At Tribune's biggest newspaper, The Times, a survey of employees last August revealed misgivings about the parent company. With an unusually high 81.7% of employees responding, only 34% answered "yes" to the question: "Is this company highly regarded by Tribune Co.?" Only 27% of the newsroom staff said they felt "appreciated" by Tribune."

There was very much a feeling of being stepchildren," Susan Denley, Times editor for hiring and staff development, said of the response.

As a boss, FitzSimons is not a screamer. "I've never found him to be unfair or dishonest," said one person who has worked with him and is not an admirer. "I can't imagine him ever getting caught in an options-backdating scandal, for example."

On the other hand, the person said, FitzSimons is capable of clinging to a losing position out of a deep faith that any problem will eventually yield to sheer effort.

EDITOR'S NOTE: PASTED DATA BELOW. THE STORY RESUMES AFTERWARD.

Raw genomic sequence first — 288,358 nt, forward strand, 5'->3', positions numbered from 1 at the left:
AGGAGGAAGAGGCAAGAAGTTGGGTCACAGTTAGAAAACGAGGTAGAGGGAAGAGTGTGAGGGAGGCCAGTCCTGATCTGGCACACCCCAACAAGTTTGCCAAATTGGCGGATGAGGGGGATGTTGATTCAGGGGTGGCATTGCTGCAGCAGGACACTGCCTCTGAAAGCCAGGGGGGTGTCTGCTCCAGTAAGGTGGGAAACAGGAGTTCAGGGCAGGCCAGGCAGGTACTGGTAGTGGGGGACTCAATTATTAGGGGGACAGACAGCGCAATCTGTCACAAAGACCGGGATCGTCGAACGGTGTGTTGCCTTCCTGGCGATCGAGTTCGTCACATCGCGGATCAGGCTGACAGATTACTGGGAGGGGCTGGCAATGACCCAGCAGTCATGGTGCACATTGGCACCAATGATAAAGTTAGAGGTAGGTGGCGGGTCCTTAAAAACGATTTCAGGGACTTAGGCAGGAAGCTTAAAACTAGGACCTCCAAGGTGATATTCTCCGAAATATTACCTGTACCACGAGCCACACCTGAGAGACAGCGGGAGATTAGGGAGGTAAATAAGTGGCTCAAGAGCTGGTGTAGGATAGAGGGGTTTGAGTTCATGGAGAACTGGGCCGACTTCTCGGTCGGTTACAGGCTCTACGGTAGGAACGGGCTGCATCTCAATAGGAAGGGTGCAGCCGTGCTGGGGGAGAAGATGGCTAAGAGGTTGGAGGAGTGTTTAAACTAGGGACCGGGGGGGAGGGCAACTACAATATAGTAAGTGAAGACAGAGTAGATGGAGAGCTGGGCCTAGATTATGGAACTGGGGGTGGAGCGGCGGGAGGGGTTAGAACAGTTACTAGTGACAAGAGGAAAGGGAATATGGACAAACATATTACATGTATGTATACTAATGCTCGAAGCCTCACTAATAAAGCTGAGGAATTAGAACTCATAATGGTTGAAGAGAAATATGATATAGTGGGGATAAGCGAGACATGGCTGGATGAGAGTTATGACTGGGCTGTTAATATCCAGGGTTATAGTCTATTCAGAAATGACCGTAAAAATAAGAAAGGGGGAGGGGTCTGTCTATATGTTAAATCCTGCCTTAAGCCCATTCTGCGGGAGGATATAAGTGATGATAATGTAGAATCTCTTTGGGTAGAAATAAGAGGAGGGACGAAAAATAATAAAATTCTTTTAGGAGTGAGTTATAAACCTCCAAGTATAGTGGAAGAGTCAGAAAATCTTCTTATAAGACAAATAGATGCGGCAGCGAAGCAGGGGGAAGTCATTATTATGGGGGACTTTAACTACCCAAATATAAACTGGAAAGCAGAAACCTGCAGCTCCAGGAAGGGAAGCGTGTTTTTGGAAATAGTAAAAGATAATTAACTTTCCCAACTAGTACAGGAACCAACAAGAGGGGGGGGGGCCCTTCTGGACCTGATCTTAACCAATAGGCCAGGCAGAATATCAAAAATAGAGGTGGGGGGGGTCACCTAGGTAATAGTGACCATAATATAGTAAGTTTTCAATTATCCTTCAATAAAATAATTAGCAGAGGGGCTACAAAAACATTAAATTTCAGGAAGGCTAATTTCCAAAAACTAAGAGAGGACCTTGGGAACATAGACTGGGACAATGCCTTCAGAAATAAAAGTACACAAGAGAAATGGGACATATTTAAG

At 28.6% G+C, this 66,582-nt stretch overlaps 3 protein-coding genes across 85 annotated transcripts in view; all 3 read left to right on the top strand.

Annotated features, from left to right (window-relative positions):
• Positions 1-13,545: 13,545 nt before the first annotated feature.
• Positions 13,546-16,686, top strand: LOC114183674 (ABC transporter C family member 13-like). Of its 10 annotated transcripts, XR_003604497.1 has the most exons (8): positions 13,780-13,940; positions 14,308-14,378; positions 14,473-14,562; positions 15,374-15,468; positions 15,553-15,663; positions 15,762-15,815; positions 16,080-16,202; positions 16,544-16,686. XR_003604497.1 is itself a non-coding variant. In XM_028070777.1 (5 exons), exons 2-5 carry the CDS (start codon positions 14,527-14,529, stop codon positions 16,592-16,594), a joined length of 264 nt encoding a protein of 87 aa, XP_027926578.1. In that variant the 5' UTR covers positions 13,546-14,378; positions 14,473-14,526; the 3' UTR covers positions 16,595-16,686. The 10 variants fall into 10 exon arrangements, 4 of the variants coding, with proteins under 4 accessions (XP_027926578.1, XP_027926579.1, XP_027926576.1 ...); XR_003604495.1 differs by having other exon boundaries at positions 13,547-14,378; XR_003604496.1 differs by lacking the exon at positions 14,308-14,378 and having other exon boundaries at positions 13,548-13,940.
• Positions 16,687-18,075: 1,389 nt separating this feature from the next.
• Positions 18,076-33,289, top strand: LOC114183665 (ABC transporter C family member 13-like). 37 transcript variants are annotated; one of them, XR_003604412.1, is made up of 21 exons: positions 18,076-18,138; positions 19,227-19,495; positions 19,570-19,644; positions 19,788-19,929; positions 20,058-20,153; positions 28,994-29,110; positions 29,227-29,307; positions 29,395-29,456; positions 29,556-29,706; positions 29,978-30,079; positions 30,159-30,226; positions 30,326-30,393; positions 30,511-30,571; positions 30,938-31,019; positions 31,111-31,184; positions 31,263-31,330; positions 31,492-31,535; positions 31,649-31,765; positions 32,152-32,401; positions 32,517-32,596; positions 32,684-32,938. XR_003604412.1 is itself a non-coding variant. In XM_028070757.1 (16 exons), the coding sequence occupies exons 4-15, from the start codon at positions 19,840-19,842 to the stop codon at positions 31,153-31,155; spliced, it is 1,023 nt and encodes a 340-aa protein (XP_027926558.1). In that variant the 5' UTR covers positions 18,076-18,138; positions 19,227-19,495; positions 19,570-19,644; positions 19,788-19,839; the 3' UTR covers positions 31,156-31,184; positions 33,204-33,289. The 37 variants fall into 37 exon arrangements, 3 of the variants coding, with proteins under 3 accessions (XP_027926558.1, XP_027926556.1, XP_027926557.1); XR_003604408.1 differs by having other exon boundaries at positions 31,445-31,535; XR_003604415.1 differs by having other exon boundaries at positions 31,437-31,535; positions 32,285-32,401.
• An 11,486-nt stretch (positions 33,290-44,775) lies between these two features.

Faced with the intractable erosion of newspaper and broadcast advertising revenue, "Dennis says, 'We're going to operate our way out of this.' It's like swimming for it after the Titanic goes down,' " the person said.

FitzSimons hired veteran TV executive Greg Nathanson to run KTLA in the early 1990s, when Los Angeles was suffering through a real estate downturn and the station was not performing up to par.

Although some critics regard FitzSimons as overly cautious and unwilling to spend on news, Nathanson lauded him for not interfering when KTLA became the only station to cover the O.J. Simpson trial gavel-to-gavel. With no ads being aired, the coverage cost the station a huge amount of money, "but Dennis understood it helped our image," Nathanson said.